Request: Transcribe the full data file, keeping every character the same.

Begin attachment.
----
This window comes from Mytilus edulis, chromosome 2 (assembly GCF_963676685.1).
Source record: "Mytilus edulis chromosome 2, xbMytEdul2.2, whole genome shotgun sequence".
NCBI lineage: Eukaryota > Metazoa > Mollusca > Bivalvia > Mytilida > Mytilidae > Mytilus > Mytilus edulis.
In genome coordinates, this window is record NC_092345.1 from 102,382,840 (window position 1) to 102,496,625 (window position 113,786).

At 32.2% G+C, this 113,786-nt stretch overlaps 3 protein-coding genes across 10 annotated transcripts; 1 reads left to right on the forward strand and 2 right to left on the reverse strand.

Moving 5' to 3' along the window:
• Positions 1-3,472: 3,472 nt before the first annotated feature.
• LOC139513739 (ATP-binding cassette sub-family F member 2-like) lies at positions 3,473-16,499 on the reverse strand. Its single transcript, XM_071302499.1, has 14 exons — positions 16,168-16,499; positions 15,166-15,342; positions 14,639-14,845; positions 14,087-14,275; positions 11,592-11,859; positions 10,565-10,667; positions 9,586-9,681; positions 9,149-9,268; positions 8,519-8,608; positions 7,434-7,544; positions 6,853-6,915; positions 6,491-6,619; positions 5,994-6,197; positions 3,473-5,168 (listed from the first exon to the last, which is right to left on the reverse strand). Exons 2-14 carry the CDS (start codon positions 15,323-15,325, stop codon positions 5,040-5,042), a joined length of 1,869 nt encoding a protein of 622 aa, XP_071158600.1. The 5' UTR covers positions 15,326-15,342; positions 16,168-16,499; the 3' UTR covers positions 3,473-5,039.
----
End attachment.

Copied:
This window comes from Mytilus edulis, chromosome 2 (assembly GCF_963676685.1).
Source record: "Mytilus edulis chromosome 2, xbMytEdul2.2, whole genome shotgun sequence".
NCBI lineage: Eukaryota > Metazoa > Mollusca > Bivalvia > Mytilida > Mytilidae > Mytilus > Mytilus edulis.
In genome coordinates, this window is record NC_092345.1 from 102,382,840 (window position 1) to 102,496,625 (window position 113,786).

At 32.2% G+C, this 113,786-nt stretch overlaps 3 protein-coding genes across 10 annotated transcripts; 1 reads left to right on the forward strand and 2 right to left on the reverse strand.

Moving 5' to 3' along the window:
• Positions 1-3,472: 3,472 nt before the first annotated feature.
• LOC139513739 (ATP-binding cassette sub-family F member 2-like) lies at positions 3,473-16,499 on the reverse strand. Its single transcript, XM_071302499.1, has 14 exons — positions 16,168-16,499; positions 15,166-15,342; positions 14,639-14,845; positions 14,087-14,275; positions 11,592-11,859; positions 10,565-10,667; positions 9,586-9,681; positions 9,149-9,268; positions 8,519-8,608; positions 7,434-7,544; positions 6,853-6,915; positions 6,491-6,619; positions 5,994-6,197; positions 3,473-5,168 (listed from the first exon to the last, which is right to left on the reverse strand). Exons 2-14 carry the CDS (start codon positions 15,323-15,325, stop codon positions 5,040-5,042), a joined length of 1,869 nt encoding a protein of 622 aa, XP_071158600.1. The 5' UTR covers positions 15,326-15,342; positions 16,168-16,499; the 3' UTR covers positions 3,473-5,039.